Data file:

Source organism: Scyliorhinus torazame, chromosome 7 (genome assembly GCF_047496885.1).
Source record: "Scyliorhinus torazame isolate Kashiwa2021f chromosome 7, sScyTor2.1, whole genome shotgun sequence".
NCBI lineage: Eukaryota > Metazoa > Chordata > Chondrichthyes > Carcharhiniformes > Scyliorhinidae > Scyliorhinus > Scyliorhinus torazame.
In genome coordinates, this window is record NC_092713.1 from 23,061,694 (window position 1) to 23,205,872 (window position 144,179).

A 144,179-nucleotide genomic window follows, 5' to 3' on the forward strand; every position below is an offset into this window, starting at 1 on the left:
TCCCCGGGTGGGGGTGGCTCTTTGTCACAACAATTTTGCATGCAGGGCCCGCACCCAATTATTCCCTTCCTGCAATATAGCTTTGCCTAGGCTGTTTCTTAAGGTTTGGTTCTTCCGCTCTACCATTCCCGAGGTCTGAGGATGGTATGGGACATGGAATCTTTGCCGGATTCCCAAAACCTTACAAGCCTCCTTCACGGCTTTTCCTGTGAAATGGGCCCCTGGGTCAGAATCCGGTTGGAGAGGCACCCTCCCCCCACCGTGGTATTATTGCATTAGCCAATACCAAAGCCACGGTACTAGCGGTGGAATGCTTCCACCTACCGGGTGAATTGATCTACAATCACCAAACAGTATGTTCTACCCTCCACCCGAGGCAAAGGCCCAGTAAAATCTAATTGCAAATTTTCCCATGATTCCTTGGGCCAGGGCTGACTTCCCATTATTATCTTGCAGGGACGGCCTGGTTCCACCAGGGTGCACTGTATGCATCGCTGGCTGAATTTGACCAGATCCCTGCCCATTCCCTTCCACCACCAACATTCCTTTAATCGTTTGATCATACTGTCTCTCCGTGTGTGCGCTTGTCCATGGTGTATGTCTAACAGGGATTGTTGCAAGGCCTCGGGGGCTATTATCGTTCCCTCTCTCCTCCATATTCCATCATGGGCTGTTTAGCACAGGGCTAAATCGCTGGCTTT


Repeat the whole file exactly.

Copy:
Source organism: Scyliorhinus torazame, chromosome 7 (genome assembly GCF_047496885.1).
Source record: "Scyliorhinus torazame isolate Kashiwa2021f chromosome 7, sScyTor2.1, whole genome shotgun sequence".
NCBI lineage: Eukaryota > Metazoa > Chordata > Chondrichthyes > Carcharhiniformes > Scyliorhinidae > Scyliorhinus > Scyliorhinus torazame.
In genome coordinates, this window is record NC_092713.1 from 23,061,694 (window position 1) to 23,205,872 (window position 144,179).

A 144,179-nucleotide genomic window follows, 5' to 3' on the forward strand; every position below is an offset into this window, starting at 1 on the left:
TCCCCGGGTGGGGGTGGCTCTTTGTCACAACAATTTTGCATGCAGGGCCCGCACCCAATTATTCCCTTCCTGCAATATAGCTTTGCCTAGGCTGTTTCTTAAGGTTTGGTTCTTCCGCTCTACCATTCCCGAGGTCTGAGGATGGTATGGGACATGGAATCTTTGCCGGATTCCCAAAACCTTACAAGCCTCCTTCACGGCTTTTCCTGTGAAATGGGCCCCTGGGTCAGAATCCGGTTGGAGAGGCACCCTCCCCCCACCGTGGTATTATTGCATTAGCCAATACCAAAGCCACGGTACTAGCGGTGGAATGCTTCCACCTACCGGGTGAATTGATCTACAATCACCAAACAGTATGTTCTACCCTCCACCCGAGGCAAAGGCCCAGTAAAATCTAATTGCAAATTTTCCCATGATTCCTTGGGCCAGGGCTGACTTCCCATTATTATCTTGCAGGGACGGCCTGGTTCCACCAGGGTGCACTGTATGCATCGCTGGCTGAATTTGACCAGATCCCTGCCCATTCCCTTCCACCACCAACATTCCTTTAATCGTTTGATCATACTGTCTCTCCGTGTGTGCGCTTGTCCATGGTGTATGTCTAACAGGGATTGTTGCAAGGCCTCGGGGGCTATTATCGTTCCCTCTCTCCTCCATATTCCATCATGGGCTGTTTAGCACAGGGCTAAATCGCTGGCTTT